PEP 171, comprising an area of 1,974 km2, was awarded in August 2013 for a period of 5 years. Following the first term there is a right to one renewal with a 50% relinquishment. Due to a series of suspension and extension applications, Year 1 has ended, with the timing for completion of the work programs in subsequent licence years yet to be determined by the regulator, due to the effect of the moratorium.
A revised work program, without the hydraulic fracturing which formed part of the Year 3 work program, will be agreed with the Government. In the interim, the holding costs are minimal and the expected remaining committed work program will be to acquire 100 km2 of 3D seismic and drill one exploration well.
The prospectivity of the Penola Trough has been greatly enhanced by the new field discovery in the Sawpit Sandstone made by Beach Energy at Haselgrove‑3/ST-1. This well was drilled in a nearby licence in late 2017. Beach Energy reported (ASX, 11 January 2018) a gas column extending over a gross interval of 104 metres, of which 25.6 metres is net gas pay. The well was production tested and flowed at a tubing constrained rate of 25 MMscf/d through a 36/64” choke at a well head pressure of 2,700 psig. In addition, a gross gas column of 11.6 metres was intersected in the shallower Pretty Hill Sandstone, with estimated net pay of 8.5 metres. This well represents a significant new play discovery with an extensive gas column and has stimulated a renewed phase of exploration in the region.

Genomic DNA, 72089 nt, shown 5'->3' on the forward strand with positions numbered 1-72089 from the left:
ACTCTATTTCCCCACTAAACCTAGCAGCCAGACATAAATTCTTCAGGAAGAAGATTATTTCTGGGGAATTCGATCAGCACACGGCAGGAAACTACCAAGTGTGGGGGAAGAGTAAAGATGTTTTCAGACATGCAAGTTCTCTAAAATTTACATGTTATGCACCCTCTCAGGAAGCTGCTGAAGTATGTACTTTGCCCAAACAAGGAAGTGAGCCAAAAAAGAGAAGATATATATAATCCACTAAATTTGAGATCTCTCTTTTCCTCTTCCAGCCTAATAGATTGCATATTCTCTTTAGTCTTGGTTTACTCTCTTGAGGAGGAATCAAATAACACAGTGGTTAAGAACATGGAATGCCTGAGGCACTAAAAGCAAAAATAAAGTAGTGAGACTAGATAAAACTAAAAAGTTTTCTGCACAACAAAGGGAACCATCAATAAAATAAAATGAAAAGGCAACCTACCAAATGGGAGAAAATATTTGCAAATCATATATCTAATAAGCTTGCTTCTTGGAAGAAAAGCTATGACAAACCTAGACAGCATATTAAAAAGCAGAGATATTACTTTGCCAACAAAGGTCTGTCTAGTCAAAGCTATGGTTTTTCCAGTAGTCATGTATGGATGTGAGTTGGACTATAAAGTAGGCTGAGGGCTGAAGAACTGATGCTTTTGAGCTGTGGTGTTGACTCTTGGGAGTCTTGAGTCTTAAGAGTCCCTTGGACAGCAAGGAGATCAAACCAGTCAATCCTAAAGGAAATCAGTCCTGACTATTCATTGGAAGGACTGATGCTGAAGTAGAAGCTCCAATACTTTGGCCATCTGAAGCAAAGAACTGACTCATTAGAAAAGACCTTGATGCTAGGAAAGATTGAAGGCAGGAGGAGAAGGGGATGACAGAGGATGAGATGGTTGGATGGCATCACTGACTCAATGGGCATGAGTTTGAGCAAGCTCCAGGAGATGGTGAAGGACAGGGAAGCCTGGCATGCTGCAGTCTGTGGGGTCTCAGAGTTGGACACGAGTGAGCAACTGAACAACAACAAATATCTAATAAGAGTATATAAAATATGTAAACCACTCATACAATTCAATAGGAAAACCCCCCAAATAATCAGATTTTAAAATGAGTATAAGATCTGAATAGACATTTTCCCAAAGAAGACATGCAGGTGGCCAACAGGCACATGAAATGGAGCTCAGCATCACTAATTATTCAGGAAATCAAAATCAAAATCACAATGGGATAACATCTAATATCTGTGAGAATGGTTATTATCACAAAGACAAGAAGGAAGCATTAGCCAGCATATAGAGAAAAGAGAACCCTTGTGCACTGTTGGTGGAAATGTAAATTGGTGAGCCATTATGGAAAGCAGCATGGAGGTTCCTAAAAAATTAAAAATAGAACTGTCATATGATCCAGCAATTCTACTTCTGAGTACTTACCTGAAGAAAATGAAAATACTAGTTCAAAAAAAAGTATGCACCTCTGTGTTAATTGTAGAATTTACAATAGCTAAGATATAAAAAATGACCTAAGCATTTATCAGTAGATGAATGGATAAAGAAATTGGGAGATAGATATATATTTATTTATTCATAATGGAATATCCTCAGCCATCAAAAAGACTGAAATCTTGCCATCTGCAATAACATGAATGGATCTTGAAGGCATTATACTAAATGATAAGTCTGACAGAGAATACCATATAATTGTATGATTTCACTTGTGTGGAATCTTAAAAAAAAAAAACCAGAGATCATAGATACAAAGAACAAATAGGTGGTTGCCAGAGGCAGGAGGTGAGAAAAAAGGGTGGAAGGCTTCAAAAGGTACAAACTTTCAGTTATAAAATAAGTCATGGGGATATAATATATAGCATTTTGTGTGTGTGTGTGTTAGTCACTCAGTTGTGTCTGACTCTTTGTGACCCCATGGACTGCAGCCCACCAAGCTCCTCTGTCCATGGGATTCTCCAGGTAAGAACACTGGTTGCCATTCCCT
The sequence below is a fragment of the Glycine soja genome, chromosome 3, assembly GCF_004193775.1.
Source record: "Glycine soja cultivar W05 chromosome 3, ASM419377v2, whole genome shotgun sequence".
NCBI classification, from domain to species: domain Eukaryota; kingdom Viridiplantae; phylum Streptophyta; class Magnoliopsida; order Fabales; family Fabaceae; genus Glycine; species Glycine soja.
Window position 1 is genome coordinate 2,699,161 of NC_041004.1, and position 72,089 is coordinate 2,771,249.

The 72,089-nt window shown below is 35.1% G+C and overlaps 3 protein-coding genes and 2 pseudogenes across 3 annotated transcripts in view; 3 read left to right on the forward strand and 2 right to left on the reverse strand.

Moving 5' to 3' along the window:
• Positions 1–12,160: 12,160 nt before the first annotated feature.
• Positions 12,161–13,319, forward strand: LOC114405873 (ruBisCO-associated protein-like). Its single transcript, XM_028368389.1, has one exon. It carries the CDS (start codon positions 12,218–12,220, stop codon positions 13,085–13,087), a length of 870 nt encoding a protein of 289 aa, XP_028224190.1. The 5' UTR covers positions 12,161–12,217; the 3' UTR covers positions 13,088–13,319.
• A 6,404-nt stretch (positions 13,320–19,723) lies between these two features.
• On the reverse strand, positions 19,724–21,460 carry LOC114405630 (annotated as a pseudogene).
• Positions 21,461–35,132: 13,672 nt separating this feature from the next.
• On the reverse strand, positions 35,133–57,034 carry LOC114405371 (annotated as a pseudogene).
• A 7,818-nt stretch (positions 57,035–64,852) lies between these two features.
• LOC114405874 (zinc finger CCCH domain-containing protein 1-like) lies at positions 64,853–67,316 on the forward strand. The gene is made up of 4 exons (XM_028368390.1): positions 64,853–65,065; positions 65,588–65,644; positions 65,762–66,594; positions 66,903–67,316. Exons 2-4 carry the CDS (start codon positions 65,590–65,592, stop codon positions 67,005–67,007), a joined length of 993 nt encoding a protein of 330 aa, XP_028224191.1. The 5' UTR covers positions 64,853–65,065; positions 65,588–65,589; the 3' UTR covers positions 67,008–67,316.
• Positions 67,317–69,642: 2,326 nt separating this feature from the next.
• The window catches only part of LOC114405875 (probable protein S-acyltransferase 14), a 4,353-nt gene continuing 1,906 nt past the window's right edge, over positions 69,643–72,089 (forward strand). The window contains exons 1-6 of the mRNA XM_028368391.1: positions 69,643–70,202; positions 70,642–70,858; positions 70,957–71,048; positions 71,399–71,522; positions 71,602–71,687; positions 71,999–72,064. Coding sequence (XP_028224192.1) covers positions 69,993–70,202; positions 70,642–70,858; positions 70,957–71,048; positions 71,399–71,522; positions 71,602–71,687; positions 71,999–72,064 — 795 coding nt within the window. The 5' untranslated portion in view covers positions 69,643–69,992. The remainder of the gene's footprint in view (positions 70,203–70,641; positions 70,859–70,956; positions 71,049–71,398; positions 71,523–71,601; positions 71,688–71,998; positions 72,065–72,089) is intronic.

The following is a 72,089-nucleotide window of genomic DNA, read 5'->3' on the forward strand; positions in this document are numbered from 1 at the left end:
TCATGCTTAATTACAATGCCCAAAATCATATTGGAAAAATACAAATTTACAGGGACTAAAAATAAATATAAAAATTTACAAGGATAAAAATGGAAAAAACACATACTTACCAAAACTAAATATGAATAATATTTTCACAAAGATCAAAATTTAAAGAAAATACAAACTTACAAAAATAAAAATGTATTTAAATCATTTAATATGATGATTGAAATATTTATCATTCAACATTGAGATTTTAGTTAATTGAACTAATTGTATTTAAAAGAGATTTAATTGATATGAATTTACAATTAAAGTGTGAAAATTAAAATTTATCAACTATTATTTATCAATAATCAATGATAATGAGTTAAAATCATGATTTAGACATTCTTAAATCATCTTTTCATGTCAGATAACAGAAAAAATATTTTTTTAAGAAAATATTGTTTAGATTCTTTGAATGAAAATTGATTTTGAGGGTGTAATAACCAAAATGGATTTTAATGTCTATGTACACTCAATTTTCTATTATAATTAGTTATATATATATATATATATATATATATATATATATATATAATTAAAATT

Following the results of the 2017 Haselgrove-3/ST-1 gas discovery, attention has refocused on the results of the Glenaire-1/ ST- 1 well drilled in PEP 171. This well encountered good gas shows in the Laira Formation and Pretty Hill Sandstone during drilling in 2006. A thickness of 8.8 metres of net gas pay was interpreted in the Pretty Hill Sandstone and a test in the Laira Formation recovered 12 barrels of oil but the well was considered uncommercial. The plan is to correlate the existing seismic between Glenaire-1/ST-1 and Haselgrove-3 ST-1.
Nine leads are currently recognised in the permit and are primarily fault-bound, dip closures, however the seismic data quality is poor to average, particularly deeper in the section, requiring a 3D survey to identify the optimum drilling location.